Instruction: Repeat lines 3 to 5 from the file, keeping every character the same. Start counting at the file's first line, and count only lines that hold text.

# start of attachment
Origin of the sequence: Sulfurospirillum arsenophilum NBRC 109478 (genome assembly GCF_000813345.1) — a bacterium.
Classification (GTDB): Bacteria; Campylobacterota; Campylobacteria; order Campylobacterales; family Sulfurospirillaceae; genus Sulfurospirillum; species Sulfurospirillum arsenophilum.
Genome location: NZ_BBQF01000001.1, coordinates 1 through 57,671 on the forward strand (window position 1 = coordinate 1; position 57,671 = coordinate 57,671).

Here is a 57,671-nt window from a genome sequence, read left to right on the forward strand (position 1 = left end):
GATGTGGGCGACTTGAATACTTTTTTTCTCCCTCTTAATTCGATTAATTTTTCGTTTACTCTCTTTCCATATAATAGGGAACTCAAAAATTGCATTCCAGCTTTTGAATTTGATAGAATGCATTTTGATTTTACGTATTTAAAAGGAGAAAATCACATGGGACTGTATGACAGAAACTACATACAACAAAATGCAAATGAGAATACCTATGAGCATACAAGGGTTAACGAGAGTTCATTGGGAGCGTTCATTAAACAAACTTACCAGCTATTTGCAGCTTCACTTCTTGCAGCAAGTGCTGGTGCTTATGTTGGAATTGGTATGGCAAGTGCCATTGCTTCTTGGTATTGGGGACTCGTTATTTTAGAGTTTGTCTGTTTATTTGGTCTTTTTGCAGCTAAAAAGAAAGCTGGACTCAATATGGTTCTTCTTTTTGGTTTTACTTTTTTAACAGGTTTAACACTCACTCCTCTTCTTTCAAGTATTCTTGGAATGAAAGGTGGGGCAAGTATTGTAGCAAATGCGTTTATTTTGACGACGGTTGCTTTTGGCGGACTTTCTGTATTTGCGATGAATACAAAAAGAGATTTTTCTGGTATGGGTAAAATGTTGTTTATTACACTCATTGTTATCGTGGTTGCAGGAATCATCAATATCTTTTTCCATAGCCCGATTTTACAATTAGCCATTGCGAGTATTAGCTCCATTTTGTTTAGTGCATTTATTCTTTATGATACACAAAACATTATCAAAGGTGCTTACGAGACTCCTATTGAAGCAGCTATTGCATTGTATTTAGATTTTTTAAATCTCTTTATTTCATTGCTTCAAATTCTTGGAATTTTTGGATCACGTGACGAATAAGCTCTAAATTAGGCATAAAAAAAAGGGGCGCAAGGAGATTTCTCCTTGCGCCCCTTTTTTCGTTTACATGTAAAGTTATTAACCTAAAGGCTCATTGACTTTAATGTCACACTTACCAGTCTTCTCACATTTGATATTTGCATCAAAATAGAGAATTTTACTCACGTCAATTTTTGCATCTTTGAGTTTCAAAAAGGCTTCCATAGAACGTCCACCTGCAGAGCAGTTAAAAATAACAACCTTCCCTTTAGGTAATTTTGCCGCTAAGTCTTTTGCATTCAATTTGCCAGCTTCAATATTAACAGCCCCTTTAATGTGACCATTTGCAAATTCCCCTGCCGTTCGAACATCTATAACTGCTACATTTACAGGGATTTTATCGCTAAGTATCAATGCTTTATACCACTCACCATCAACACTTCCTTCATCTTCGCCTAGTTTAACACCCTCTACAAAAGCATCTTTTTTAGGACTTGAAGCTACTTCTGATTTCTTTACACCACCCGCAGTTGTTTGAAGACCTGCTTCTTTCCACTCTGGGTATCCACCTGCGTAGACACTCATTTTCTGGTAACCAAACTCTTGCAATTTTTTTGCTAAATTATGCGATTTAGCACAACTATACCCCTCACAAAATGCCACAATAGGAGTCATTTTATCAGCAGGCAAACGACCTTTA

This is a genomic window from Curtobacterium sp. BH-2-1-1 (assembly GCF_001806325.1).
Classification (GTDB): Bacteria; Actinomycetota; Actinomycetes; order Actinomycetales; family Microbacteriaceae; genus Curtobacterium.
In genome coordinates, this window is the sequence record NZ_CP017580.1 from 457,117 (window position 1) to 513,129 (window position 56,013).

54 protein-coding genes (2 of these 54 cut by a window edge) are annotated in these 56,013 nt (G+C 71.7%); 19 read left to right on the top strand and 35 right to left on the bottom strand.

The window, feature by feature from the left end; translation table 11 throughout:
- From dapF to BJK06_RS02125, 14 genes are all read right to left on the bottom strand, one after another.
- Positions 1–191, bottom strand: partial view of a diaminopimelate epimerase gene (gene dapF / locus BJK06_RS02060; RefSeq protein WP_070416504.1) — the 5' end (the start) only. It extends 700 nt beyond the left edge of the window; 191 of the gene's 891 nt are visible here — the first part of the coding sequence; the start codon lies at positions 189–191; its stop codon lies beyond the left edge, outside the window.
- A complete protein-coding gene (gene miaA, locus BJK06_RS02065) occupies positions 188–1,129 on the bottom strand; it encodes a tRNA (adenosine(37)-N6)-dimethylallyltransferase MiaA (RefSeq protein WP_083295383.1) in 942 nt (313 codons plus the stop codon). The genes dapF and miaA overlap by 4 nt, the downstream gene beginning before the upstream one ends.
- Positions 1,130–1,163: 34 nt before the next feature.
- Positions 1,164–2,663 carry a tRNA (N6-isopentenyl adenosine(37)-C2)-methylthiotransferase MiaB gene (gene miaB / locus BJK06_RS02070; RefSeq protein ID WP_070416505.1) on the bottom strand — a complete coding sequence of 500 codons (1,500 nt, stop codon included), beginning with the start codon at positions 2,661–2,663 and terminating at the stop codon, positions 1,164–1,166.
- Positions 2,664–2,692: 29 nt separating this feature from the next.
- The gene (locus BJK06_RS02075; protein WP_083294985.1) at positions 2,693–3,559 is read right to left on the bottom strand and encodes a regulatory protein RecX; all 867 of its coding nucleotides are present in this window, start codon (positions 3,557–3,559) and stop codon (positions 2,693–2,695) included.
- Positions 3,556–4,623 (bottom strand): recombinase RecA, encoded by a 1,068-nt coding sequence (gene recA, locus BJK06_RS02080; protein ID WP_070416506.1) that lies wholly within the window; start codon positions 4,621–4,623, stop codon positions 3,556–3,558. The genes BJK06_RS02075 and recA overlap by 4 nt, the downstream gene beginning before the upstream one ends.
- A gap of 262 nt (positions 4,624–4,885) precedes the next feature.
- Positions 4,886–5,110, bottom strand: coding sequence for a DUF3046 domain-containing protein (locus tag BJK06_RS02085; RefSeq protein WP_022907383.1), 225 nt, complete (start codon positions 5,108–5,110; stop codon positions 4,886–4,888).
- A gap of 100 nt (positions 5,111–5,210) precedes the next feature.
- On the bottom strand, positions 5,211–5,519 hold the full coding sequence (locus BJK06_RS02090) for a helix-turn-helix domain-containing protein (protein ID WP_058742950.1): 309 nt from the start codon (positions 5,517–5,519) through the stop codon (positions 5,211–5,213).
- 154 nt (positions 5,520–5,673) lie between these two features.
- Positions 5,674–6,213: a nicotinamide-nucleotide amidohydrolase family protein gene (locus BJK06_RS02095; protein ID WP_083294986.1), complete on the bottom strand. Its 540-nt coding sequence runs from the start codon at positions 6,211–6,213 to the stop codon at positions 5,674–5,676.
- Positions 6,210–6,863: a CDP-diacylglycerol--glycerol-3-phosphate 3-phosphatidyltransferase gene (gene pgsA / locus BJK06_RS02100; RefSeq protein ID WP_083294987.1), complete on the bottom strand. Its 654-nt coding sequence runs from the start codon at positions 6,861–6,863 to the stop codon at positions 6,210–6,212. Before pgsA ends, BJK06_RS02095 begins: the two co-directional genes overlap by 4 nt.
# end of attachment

Genome location: NZ_BBQF01000001.1, coordinates 1 through 57,671 on the forward strand (window position 1 = coordinate 1; position 57,671 = coordinate 57,671).

Here is a 57,671-nt window from a genome sequence, read left to right on the forward strand (position 1 = left end):
GATGTGGGCGACTTGAATACTTTTTTTCTCCCTCTTAATTCGATTAATTTTTCGTTTACTCTCTTTCCATATAATAGGGAACTCAAAAATTGCATTCCAGCTTTTGAATTTGATAGAATGCATTTTGATTTTACGTATTTAAAAGGAGAAAATCACATGGGACTGTATGACAGAAACTACATACAACAAAATGCAAATGAGAATACCTATGAGCATACAAGGGTTAACGAGAGTTCATTGGGAGCGTTCATTAAACAAACTTACCAGCTATTTGCAGCTTCACTTCTTGCAGCAAGTGCTGGTGCTTATGTTGGAATTGGTATGGCAAGTGCCATTGCTTCTTGGTATTGGGGACTCGTTATTTTAGAGTTTGTCTGTTTATTTGGTCTTTTTGCAGCTAAAAAGAAAGCTGGACTCAATATGGTTCTTCTTTTTGGTTTTACTTTTTTAACAGGTTTAACACTCACTCCTCTTCTTTCAAGTATTCTTGGAATGAAAGGTGGGGCAAGTATTGTAGCAAATGCGTTTATTTTGACGACGGTTGCTTTTGGCGGACTTTCTGTATTTGCGATGAATACAAAAAGAGATTTTTCTGGTATGGGTAAAATGTTGTTTATTACACTCATTGTTATCGTGGTTGCAGGAATCATCAATATCTTTTTCCATAGCCCGATTTTACAATTAGCCATTGCGAGTATTAGCTCCATTTTGTTTAGTGCATTTATTCTTTATGATACACAAAACATTATCAAAGGTGCTTACGAGACTCCTATTGAAGCAGCTATTGCATTGTATTTAGATTTTTTAAATCTCTTTATTTCATTGCTTCAAATTCTTGGAATTTTTGGATCACGTGACGAATAAGCTCTAAATTAGGCATAAAAAAAAGGGGCGCAAGGAGATTTCTCCTTGCGCCCCTTTTTTCGTTTACATGTAAAGTTATTAACCTAAAGGCTCATTGACTTTAATGTCACACTTACCAGTCTTCTCACATTTGATATTTGCATCAAAATAGAGAATTTTACTCACGTCAATTTTTGCATCTTTGAGTTTCAAAAAGGCTTCCATAGAACGTCCACCTGCAGAGCAGTTAAAAATAACAACCTTCCCTTTAGGTAATTTTGCCGCTAAGTCTTTTGCATTCAATTTGCCAGCTTCAATATTAACAGCCCCTTTAATGTGACCATTTGCAAATTCCCCTGCCGTTCGAACATCTATAACTGCTACATTTACAGGGATTTTATCGCTAAGTATCAATGCTTTATACCACTCACCATCAACACTTCCTTCATCTTCGCCTAGTTTAACACCCTCTACAAAAGCATCTTTTTTAGGACTTGAAGCTACTTCTGATTTCTTTACACCACCCGCAGTTGTTTGAAGACCTGCTTCTTTCCACTCTGGGTATCCACCTGCGTAGACACTCATTTTCTGGTAACCAAACTCTTGCAATTTTTTTGCTAAATTATGCGATTTAGCACAACTATACCCCTCACAAAATGCCACAATAGGAGTCATTTTATCAGCAGGCAAACGACCTTTA